Adoption is defined as a socio-legal process of providing a permanent family to a child whose parents have voluntarily or involuntarily relinquished parental authority over the child.

Adoption is for children who cannot be reared by their biological parents and who need and can benefit from new and permanent family ties. Adoption provides the same mutual rights and obligations that exist between children and their biological parents. It comprises of social work and other professional services that are required in the placement of children in adoptive families.

Children whose parents are either absent or unable to function as parents require the protection of the State. Protection of the child requires sufficient study to make certain that the placement is suitable and present no hazard to the child’s growth and development. The State through the Department of Social Welfare and Development has a concern in every adoption including those by stepparents and relatives.

There are three types of adoption in the Philippines:

  1. Agency adoptions are those in which a licensed adoption agency finds and develops adoptive families for children who are voluntarily or involuntarily committed. The adoptive families go through the process from application to finalization of the child’s adoption under the auspices of the Department of Social Welfare and Development or a licensed child-placing agency like the Kaisahang Buhay Foundation. Through this type of adoption, the legal rights of the child, the parents who gave birth to the child and the parents who will adopt the child, are all equally protected.
  2. Family or relative adoptions are those where the biological parents make a direct placement of the child to a relative or a member of their extended family with whom they relinquish their child.
  3. Private or independent adoptions could either be a direct placement to a family known by the child’s biological parents or through the use of an intermediary or a go-between. In an intermediary placement, an individual knows of parents who want to have their child adopted and arranges such placement to a family or someone who wants to adopt. These intermediaries are generally well-meaning and have good intentions. However, one must be wary of “black market” placements which involve an intermediary who brings together a person who has a child and individuals who want to adopt, for the sole purpose of making a profit. This practice does not consider the best interests of the child nor the legal rights of biological parents and adoptive parents.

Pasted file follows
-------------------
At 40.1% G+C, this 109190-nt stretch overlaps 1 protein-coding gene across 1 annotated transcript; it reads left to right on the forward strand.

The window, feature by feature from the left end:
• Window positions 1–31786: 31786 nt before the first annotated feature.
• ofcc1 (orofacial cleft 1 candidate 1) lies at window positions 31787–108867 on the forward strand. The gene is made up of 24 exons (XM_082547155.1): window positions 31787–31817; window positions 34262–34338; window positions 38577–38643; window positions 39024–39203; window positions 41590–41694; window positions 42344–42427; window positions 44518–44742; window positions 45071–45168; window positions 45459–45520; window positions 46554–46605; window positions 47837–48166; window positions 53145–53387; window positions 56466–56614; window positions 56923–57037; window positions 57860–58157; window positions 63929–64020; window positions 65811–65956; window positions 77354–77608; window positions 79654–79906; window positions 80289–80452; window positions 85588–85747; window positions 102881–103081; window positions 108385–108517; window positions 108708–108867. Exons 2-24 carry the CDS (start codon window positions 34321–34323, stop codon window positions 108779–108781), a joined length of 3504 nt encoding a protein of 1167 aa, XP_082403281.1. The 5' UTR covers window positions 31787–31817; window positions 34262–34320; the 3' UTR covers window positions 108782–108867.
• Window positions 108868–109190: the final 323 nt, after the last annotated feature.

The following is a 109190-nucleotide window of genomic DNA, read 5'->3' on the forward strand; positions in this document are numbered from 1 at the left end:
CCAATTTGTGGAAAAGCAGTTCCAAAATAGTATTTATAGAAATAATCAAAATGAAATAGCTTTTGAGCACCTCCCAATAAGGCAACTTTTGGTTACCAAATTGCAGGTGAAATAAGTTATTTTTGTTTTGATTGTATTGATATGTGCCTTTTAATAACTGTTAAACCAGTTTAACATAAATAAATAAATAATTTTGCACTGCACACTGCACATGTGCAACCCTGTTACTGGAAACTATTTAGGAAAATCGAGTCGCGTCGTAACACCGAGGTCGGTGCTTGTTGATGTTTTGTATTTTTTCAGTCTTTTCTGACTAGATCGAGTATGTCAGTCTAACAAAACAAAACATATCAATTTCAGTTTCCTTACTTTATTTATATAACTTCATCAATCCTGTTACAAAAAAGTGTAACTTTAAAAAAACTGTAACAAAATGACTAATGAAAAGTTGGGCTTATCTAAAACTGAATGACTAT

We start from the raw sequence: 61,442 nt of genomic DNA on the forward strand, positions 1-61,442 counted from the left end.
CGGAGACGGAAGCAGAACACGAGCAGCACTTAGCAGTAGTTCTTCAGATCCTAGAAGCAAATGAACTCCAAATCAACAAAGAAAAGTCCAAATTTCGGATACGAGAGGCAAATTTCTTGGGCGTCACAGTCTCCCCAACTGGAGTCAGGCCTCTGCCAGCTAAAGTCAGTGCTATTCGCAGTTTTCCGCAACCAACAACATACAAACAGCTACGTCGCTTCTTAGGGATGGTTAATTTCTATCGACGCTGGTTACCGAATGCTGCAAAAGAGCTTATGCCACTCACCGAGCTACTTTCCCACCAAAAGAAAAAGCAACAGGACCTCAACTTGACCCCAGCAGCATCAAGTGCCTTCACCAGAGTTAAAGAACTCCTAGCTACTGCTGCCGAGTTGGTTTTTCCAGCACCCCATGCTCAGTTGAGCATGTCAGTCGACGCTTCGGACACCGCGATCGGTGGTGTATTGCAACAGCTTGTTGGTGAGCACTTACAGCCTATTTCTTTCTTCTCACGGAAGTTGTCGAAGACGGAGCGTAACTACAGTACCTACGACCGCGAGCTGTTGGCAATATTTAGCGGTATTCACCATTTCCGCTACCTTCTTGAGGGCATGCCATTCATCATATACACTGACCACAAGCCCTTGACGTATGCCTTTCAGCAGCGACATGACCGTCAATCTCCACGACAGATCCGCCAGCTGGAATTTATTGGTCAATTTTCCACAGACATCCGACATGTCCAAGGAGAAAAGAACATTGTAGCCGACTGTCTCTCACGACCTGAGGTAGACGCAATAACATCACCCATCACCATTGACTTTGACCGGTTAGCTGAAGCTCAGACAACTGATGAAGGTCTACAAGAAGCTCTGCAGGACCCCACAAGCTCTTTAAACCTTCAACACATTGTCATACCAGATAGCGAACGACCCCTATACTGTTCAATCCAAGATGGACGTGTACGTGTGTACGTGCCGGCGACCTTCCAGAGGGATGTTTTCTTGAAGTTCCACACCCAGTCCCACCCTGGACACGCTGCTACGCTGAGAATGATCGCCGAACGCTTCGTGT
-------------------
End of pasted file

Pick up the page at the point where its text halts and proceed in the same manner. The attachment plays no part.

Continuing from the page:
The following are components of adoption:

  • Recruitment of potential adoptive families who may provide a home to a child;
  • Development of adoptive applicants as parents to a particular child in need of a home;
  • Selection of a family who can best contribute to the total development of a particular child;
  • Preparation of the child and family prior to placement to insure acceptance and readiness for the new relationship;
  • Supervision of trial custody for at least six months to facilitate the child’s adjustment in the family prior to the completion of adoption;
  • Preparation for removal of the child from the adoptive home if the placement disrupts while alternative plans are being worked out;
  • Finalization of adoption and termination of service with issuance of the final decree of adoption and amended birth certificate;
  • Organization of groups of adoptive parents as part of support system; and
  • Post-legal adoption counselling when adoptive family and adoptee need further counselling related to information about adoptee’s background and search for his/her biological parents.


  • Sever all legal ties between the biological parent(s) and the adoptee, except when the biological parent is the spouse of the adopter;
  • Deem the adoptee as a legitimate child of the adopter;
  • Give adopter and adoptee reciprocal rights and obligations arising from the relationship of parent and child, including but not limited to;
  • The right of the adopter to choose the name the child is to be known; and
  • The right of the adopter and adoptee to be legal and compulsory heirs of each other.